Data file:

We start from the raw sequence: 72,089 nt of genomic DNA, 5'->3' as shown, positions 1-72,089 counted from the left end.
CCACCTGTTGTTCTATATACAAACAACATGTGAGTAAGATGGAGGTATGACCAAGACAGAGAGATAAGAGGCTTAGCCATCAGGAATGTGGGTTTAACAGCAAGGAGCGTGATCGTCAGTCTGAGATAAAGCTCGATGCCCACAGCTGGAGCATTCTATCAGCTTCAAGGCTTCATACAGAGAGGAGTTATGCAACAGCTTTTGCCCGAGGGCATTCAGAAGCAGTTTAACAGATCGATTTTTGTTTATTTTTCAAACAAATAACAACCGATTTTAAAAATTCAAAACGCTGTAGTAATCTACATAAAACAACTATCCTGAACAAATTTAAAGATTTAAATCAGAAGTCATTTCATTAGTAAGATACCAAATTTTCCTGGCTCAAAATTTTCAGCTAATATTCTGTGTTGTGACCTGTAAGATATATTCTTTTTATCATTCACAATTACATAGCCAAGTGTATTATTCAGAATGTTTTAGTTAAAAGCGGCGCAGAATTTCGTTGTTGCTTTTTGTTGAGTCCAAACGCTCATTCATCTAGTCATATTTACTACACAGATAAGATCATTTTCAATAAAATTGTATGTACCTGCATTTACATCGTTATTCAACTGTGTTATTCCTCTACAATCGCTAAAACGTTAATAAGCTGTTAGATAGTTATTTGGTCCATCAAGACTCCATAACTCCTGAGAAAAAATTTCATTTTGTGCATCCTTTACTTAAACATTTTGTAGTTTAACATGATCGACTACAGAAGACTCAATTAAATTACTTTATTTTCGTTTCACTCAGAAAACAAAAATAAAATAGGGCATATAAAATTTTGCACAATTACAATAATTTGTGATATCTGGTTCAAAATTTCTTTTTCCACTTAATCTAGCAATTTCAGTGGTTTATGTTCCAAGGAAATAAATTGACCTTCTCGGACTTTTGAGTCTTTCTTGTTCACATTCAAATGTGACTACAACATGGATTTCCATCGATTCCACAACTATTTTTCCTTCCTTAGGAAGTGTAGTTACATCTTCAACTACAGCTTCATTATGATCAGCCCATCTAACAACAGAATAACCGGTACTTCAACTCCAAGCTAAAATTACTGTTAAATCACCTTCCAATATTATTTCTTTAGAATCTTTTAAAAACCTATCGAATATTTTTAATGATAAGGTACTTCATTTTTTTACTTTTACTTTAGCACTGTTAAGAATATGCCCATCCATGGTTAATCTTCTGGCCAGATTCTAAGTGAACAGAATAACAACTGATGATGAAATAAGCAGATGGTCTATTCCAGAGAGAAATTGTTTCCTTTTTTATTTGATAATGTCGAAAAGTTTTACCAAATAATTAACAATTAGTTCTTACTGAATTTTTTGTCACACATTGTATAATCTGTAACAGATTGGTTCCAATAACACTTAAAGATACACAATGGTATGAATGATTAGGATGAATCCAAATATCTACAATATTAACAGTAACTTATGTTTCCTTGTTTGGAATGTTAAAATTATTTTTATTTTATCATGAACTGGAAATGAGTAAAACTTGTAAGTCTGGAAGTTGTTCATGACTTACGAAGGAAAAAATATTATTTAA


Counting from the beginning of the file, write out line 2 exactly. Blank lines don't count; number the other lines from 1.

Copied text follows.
CCACCTGTTGTTCTATATACAAACAACATGTGAGTAAGATGGAGGTATGACCAAGACAGAGAGATAAGAGGCTTAGCCATCAGGAATGTGGGTTTAACAGCAAGGAGCGTGATCGTCAGTCTGAGATAAAGCTCGATGCCCACAGCTGGAGCATTCTATCAGCTTCAAGGCTTCATACAGAGAGGAGTTATGCAACAGCTTTTGCCCGAGGGCATTCAGAAGCAGTTTAACAGATCGATTTTTGTTTATTTTTCAAACAAATAACAACCGATTTTAAAAATTCAAAACGCTGTAGTAATCTACATAAAACAACTATCCTGAACAAATTTAAAGATTTAAATCAGAAGTCATTTCATTAGTAAGATACCAAATTTTCCTGGCTCAAAATTTTCAGCTAATATTCTGTGTTGTGACCTGTAAGATATATTCTTTTTATCATTCACAATTACATAGCCAAGTGTATTATTCAGAATGTTTTAGTTAAAAGCGGCGCAGAATTTCGTTGTTGCTTTTTGTTGAGTCCAAACGCTCATTCATCTAGTCATATTTACTACACAGATAAGATCATTTTCAATAAAATTGTATGTACCTGCATTTACATCGTTATTCAACTGTGTTATTCCTCTACAATCGCTAAAACGTTAATAAGCTGTTAGATAGTTATTTGGTCCATCAAGACTCCATAACTCCTGAGAAAAAATTTCATTTTGTGCATCCTTTACTTAAACATTTTGTAGTTTAACATGATCGACTACAGAAGACTCAATTAAATTACTTTATTTTCGTTTCACTCAGAAAACAAAAATAAAATAGGGCATATAAAATTTTGCACAATTACAATAATTTGTGATATCTGGTTCAAAATTTCTTTTTCCACTTAATCTAGCAATTTCAGTGGTTTATGTTCCAAGGAAATAAATTGACCTTCTCGGACTTTTGAGTCTTTCTTGTTCACATTCAAATGTGACTACAACATGGATTTCCATCGATTCCACAACTATTTTTCCTTCCTTAGGAAGTGTAGTTACATCTTCAACTACAGCTTCATTATGATCAGCCCATCTAACAACAGAATAACCGGTACTTCAACTCCAAGCTAAAATTACTGTTAAATCACCTTCCAATATTATTTCTTTAGAATCTTTTAAAAACCTATCGAATATTTTTAATGATAAGGTACTTCATTTTTTTACTTTTACTTTAGCACTGTTAAGAATATGCCCATCCATGGTTAATCTTCTGGCCAGATTCTAAGTGAACAGAATAACAACTGATGATGAAATAAGCAGATGGTCTATTCCAGAGAGAAATTGTTTCCTTTTTTATTTGATAATGTCGAAAAGTTTTACCAAATAATTAACAATTAGTTCTTACTGAATTTTTTGTCACACATTGTATAATCTGTAACAGATTGGTTCCAATAACACTTAAAGATACACAATGGTATGAATGATTAGGATGAATCCAAATATCTACAATATTAACAGTAACTTATGTTTCCTTGTTTGGAATGTTAAAATTATTTTTATTTTATCATGAACTGGAAATGAGTAAAACTTGTAAGTCTGGAAGTTGTTCATGACTTACGAAGGAAAAAATATTATTTAA